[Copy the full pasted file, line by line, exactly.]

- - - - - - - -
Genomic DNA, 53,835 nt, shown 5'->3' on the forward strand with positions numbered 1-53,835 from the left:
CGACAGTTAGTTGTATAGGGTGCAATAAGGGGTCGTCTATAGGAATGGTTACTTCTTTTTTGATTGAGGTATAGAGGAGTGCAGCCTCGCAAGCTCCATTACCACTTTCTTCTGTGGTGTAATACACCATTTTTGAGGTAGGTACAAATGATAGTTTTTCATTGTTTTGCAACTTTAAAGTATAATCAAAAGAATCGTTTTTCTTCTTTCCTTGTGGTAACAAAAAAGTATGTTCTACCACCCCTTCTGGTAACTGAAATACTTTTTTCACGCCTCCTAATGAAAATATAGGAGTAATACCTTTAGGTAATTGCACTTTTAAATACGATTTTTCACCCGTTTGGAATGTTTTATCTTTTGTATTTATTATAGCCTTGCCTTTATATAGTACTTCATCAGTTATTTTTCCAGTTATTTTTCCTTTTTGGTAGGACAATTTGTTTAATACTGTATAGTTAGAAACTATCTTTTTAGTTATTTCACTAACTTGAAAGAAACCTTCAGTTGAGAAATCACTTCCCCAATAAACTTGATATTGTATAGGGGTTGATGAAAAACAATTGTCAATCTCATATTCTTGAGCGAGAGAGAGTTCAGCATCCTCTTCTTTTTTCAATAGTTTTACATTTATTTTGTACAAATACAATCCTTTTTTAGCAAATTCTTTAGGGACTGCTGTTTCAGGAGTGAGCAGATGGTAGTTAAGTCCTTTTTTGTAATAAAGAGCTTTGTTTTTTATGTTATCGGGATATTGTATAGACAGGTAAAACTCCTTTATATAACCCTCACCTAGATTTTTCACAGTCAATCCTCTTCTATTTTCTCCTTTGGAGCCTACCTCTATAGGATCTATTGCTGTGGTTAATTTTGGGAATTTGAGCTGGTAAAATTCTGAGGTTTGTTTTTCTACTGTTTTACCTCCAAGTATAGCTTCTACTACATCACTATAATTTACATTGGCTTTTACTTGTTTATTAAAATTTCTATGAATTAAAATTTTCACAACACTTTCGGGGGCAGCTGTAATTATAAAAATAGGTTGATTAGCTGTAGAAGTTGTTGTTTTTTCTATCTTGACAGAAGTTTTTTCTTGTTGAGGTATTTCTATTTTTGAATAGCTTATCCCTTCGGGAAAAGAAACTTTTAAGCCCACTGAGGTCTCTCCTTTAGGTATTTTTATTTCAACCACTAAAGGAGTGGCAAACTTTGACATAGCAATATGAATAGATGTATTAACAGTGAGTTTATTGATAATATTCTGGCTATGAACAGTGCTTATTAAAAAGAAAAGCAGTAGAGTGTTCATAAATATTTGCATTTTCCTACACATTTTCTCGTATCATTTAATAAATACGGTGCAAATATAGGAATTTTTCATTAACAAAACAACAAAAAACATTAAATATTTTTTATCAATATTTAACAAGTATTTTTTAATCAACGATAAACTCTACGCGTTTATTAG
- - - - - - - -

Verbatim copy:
Genomic DNA, 53,835 nt, shown 5'->3' on the forward strand with positions numbered 1-53,835 from the left:
CGACAGTTAGTTGTATAGGGTGCAATAAGGGGTCGTCTATAGGAATGGTTACTTCTTTTTTGATTGAGGTATAGAGGAGTGCAGCCTCGCAAGCTCCATTACCACTTTCTTCTGTGGTGTAATACACCATTTTTGAGGTAGGTACAAATGATAGTTTTTCATTGTTTTGCAACTTTAAAGTATAATCAAAAGAATCGTTTTTCTTCTTTCCTTGTGGTAACAAAAAAGTATGTTCTACCACCCCTTCTGGTAACTGAAATACTTTTTTCACGCCTCCTAATGAAAATATAGGAGTAATACCTTTAGGTAATTGCACTTTTAAATACGATTTTTCACCCGTTTGGAATGTTTTATCTTTTGTATTTATTATAGCCTTGCCTTTATATAGTACTTCATCAGTTATTTTTCCAGTTATTTTTCCTTTTTGGTAGGACAATTTGTTTAATACTGTATAGTTAGAAACTATCTTTTTAGTTATTTCACTAACTTGAAAGAAACCTTCAGTTGAGAAATCACTTCCCCAATAAACTTGATATTGTATAGGGGTTGATGAAAAACAATTGTCAATCTCATATTCTTGAGCGAGAGAGAGTTCAGCATCCTCTTCTTTTTTCAATAGTTTTACATTTATTTTGTACAAATACAATCCTTTTTTAGCAAATTCTTTAGGGACTGCTGTTTCAGGAGTGAGCAGATGGTAGTTAAGTCCTTTTTTGTAATAAAGAGCTTTGTTTTTTATGTTATCGGGATATTGTATAGACAGGTAAAACTCCTTTATATAACCCTCACCTAGATTTTTCACAGTCAATCCTCTTCTATTTTCTCCTTTGGAGCCTACCTCTATAGGATCTATTGCTGTGGTTAATTTTGGGAATTTGAGCTGGTAAAATTCTGAGGTTTGTTTTTCTACTGTTTTACCTCCAAGTATAGCTTCTACTACATCACTATAATTTACATTGGCTTTTACTTGTTTATTAAAATTTCTATGAATTAAAATTTTCACAACACTTTCGGGGGCAGCTGTAATTATAAAAATAGGTTGATTAGCTGTAGAAGTTGTTGTTTTTTCTATCTTGACAGAAGTTTTTTCTTGTTGAGGTATTTCTATTTTTGAATAGCTTATCCCTTCGGGAAAAGAAACTTTTAAGCCCACTGAGGTCTCTCCTTTAGGTATTTTTATTTCAACCACTAAAGGAGTGGCAAACTTTGACATAGCAATATGAATAGATGTATTAACAGTGAGTTTATTGATAATATTCTGGCTATGAACAGTGCTTATTAAAAAGAAAAGCAGTAGAGTGTTCATAAATATTTGCATTTTCCTACACATTTTCTCGTATCATTTAATAAATACGGTGCAAATATAGGAATTTTTCATTAACAAAACAACAAAAAACATTAAATATTTTTTATCAATATTTAACAAGTATTTTTTAATCAACGATAAACTCTACGCGTTTATTAG